Sunday, December 28, 2003

XP seems to be all the buzz with me lately, doesn't it? Another fad that's soon to fade, (un?)fortunately.

The Mac dockbar is a nice little piece of eye-candy, and it's understandable to emulate the Aqua interface on XP. A few options exist - YzDock has apparently been shutdown by Apple, but you can still download it (there are also numerous docklets here). MobyDock is a promising program that's in development, although it crashed on me whenever I tried to remove items from the dockbar. Finally, there is ObjectDock, which I haven't used yet, primarily because of bad experiences I've had with WindowBlinds a few years ago. I guess I'm living proof of the scars bad software can create.

Actually, I don't remember WindowBlinds being bad at all; in fact, I don't remember it being anything- it just was. Come to think of it, I don't even remember installing it. So there you have it - I've got bad experiences with software I'm not sure I installed a few years ago.

"I'm sorry, our session is over"...
While Windows XP's default themes are pretty good, they are of course, a little limited - seeing as how there are only three of them. XP does have a theme format, allowing for user-created themes; however, by default, XP only recognizes themes made by Microsoft (which is a bit constrictive). However, the free PatchXP modifies the uxtheme.dll file on your system, allowing you to download any use any user-made theme. (Of course, a fair few user-made themes are much worse compared to the default MS ones!)

Friday, December 26, 2003

A nice set of Windows XP style icons can be found here.
While playing around with Window forms, I was disappointed to discover that there was no inbuilt mechanism for using Windows XP visual styles for controls - only the title bar appears XP style without any work needed. The actual process of using visual styles, however, is not that complicated.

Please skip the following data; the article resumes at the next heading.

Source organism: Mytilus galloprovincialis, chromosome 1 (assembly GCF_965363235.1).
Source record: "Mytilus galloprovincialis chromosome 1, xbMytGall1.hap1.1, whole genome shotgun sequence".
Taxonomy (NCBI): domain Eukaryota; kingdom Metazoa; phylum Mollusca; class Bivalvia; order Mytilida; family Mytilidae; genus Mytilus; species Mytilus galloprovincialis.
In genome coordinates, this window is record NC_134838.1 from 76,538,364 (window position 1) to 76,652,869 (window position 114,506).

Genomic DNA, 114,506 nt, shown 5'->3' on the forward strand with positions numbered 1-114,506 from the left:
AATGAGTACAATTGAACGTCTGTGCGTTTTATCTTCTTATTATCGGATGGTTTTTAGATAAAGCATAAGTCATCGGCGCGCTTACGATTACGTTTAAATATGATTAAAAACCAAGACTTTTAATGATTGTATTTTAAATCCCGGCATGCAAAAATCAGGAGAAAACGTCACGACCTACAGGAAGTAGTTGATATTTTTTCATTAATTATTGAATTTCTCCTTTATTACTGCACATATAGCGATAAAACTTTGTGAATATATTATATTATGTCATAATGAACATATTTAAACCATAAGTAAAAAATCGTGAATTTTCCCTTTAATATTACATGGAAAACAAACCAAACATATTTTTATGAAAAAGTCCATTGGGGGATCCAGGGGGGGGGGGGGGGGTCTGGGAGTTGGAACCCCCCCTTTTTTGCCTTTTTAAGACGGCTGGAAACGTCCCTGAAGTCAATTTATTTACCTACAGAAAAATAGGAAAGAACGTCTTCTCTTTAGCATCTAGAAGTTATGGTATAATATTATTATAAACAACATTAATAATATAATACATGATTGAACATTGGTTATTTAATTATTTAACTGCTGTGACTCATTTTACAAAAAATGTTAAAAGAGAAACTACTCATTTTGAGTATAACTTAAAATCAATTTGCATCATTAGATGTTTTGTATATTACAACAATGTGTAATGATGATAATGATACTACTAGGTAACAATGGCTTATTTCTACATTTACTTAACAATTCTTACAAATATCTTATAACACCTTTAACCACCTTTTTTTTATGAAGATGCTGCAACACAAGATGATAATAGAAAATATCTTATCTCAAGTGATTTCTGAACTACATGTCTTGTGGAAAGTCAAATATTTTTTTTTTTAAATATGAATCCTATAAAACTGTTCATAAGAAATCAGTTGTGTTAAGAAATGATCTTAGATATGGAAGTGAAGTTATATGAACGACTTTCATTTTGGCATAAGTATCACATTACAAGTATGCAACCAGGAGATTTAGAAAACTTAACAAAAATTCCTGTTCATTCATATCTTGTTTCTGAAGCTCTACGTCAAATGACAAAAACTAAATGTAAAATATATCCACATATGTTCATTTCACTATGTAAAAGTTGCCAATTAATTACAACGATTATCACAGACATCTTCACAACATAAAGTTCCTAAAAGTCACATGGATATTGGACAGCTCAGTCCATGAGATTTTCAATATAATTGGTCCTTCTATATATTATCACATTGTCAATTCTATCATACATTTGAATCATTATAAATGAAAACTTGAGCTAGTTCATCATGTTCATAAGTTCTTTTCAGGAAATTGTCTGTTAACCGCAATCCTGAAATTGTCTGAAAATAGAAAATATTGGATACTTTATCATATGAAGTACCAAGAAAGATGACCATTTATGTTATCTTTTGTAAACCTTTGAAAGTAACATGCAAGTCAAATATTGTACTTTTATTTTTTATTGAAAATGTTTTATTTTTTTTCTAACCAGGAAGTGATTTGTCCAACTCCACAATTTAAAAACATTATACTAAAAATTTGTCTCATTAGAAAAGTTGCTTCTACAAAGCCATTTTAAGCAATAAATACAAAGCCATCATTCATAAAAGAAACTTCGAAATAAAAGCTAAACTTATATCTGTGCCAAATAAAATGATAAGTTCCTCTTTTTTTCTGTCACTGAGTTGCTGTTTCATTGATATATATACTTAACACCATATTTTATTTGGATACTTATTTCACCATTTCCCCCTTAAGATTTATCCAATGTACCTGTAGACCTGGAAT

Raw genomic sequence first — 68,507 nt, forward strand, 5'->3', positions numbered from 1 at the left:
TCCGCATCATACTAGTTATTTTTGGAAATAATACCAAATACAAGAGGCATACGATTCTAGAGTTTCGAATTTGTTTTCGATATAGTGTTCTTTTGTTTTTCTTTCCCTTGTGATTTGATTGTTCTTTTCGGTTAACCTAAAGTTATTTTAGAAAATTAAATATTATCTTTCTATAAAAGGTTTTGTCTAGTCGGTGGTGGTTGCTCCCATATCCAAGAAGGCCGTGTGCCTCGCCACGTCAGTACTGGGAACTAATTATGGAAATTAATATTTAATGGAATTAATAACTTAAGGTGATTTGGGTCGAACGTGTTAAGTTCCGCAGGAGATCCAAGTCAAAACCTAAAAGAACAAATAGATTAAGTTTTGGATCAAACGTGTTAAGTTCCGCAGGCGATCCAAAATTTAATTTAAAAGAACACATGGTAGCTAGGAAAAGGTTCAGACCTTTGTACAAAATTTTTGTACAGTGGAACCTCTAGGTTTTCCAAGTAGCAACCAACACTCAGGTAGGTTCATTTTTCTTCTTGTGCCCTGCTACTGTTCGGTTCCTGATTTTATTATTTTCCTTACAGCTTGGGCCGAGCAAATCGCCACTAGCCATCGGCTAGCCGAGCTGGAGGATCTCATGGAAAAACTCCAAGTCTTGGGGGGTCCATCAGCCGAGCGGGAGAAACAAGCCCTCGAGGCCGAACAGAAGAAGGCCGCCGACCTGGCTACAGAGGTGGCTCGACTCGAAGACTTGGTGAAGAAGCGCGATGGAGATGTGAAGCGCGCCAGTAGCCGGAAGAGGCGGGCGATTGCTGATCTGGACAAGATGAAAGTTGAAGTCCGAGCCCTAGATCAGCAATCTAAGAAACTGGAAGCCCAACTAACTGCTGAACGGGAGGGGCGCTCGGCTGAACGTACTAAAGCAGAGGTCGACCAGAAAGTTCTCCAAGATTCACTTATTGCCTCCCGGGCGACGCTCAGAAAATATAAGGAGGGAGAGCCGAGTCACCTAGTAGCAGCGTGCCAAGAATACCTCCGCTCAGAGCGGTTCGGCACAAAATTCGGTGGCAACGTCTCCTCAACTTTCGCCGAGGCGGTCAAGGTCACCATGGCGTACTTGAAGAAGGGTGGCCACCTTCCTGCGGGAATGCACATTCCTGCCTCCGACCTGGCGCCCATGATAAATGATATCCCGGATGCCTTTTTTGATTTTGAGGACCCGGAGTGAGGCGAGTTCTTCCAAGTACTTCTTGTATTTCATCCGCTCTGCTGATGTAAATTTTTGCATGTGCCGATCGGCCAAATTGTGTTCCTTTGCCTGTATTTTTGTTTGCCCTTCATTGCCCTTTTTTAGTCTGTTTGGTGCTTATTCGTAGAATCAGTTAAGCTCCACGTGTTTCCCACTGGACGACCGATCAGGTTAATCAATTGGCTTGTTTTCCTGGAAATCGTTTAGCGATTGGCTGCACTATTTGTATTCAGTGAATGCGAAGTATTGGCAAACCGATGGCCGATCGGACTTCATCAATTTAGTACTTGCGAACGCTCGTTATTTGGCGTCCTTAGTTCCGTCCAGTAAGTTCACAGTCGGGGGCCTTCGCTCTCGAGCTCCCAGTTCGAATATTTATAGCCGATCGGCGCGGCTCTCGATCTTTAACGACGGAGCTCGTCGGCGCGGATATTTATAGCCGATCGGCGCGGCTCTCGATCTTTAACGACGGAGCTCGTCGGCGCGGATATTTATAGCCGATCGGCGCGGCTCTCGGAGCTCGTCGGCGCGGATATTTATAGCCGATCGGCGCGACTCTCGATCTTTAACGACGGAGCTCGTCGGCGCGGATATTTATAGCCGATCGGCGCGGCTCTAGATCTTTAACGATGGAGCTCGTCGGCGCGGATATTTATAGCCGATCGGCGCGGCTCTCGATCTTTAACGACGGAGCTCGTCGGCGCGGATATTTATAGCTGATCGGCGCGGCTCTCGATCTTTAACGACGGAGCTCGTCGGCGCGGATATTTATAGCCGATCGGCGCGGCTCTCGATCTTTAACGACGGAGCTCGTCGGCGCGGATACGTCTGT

What is needed is a manifest file placed in the bin directory of your project. The filename should be of the form ApplicationName.exe.manifest where ApplicationName is the name of your application. The actual contents of the manifest file should be like this:
<?xml version="1.0" encoding="UTF-8" standalone="yes"?>
<assembly xmlns="urn:schemas-microsoft-com:asm.v1" manifestVersion="1.0">
<description>A nice program that behaves properly</description>

You can change the "name" attribute to the name of the program.

Finally, some controls have a FlatStyle property; for these controls, this needs to be set to "System".

Recompile and watch the glory of XP visual styles. Unless you're not running XP. In which case you're a very silly person.

Friday, December 12, 2003

My program has unfortunately come to a screeching halt..connecting to a website in .Net is pretty simple, but unfortunately the darn thing is throwing WebExceptions like nobody's business. The problem comes about when trying to create a HttpWebRequest to the All Music Guide site; it insists that the connection is unexpectedly closed. Not good.